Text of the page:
At the center of Anthroposophy is esoteric Christianity, so you will find that Aththroposophist Waldorf teachers believe that there is a God; that people consist of body, soul and spirit; and we are the way we are partially because we've been here before.
It's not just plant-dyed silks and beeswax.
And...don't get me started on the "disclosure" issue.
IMHO, it's sad how few Waldorf schools openly acknowledge their spirituality.
Mine included.
Although, anybody who does even the most minimal research on Rudolf Steiner/Anthroposophy/Waldorf will come across the spiritual stuff.
Charter schools, though, are a different story.
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Hi...this is my first post here...somebody told me that there is some strange stuff flying around this discussion board, so maybe I can help a little.
Welcome to MDC! Nice to have you here.

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Not to debate this philos, but that's an interesting thing to consider when you have a public Waldorf. I happen to be comfortable w/that belief, but I do wonder how they integrate it w/a public school district.
There is huge debate on this in and out of the Waldorf community, and I am not familiar with the public Waldorf teacher training.
My opinion is that in order to take Waldorf to the public school, you must remove all of the spiritual stuff and reduce Waldorf education to nothing more than a method---a pedagogy.
The question is then, "Can you still call it Waldorf?"
I also think that the pedagogy of Waldorf, even when stripped of its foundation, is still excellent, and much better than what is happening in mainstream public school.
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At the risk of opening the "is Anthroposophy a religion?" thing...especially with Pete around........
Thank you for firing the first shot over the bow. :yawning:
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At the center of Anthroposophy is esoteric Christianity, so you will find that Aththroposophist Waldorf teachers believe that there is a God; that people consist of body, soul and spirit; and we are the way we are partially because we've been here before.
And along with reincarnation - which you have suggested above, will you acknowledge a perceived karmic connection with the children of their class?
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It's not just plant-dyed silks and beeswax.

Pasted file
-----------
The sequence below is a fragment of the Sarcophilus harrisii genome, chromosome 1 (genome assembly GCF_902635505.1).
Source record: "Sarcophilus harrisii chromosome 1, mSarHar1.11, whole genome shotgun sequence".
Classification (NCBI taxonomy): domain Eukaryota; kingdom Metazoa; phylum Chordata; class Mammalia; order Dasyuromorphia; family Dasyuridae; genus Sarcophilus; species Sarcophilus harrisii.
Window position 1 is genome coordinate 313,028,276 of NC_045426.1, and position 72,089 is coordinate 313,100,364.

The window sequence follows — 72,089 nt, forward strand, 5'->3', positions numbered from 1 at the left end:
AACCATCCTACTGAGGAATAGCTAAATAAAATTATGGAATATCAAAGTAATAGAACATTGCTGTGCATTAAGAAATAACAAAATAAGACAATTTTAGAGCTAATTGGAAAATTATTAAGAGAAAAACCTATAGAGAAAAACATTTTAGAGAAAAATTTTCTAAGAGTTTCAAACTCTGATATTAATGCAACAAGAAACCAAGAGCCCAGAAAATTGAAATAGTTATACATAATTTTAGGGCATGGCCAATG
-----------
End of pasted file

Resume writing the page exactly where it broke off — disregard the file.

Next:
And...don't get me started on the "disclosure" issue.
IMHO, it's sad how few Waldorf schools openly acknowledge their spirituality.
Mine included.
Thank you for this - I'm starting to like you.
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Although, anybody who does even the most minimal research on Rudolf Steiner/Anthroposophy/Waldorf will come across the spiritual stuff.
Charter schools, though, are a different story.
wt
I don't agree that this is always easily found when researching "Waldorf". You yourself said this above. Waldorf schools don't openly acknowledge their spirituality - certainly not in PR literature and only rarely do we get a glimpse of it in websites.

So we are left with an expectation that parents will research "Steiner" and "Anthroposophy". But how do parents KNOW they have to research Steiner when most Waldorf schools - especially in their websites and other resources - brush over Steiner as if he was an educator and scientist who started Waldorf and nothing more. How do parents KNOW they have to research Anthroposophy when they are told it is not in the schools. There is clearly a much bigger problem here than can be solved by you and I wishing Waldorf schools would openly acknowledge their spirituality - don't you agree?

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#18 of 32 Old 10-01-2005, 04:17 PM
 
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There is huge debate on this in and out of the Waldorf community, and I am not familiar with the public Waldorf teacher training.
My opinion is that in order to take Waldorf to the public school, you must remove all of the spiritual stuff and reduce Waldorf education to nothing more than a method---a pedagogy.
The question is then, "Can you still call it Waldorf?"
I also think that the pedagogy of Waldorf, even when stripped of its foundation, is still excellent, and much better than what is happening in mainstream public school.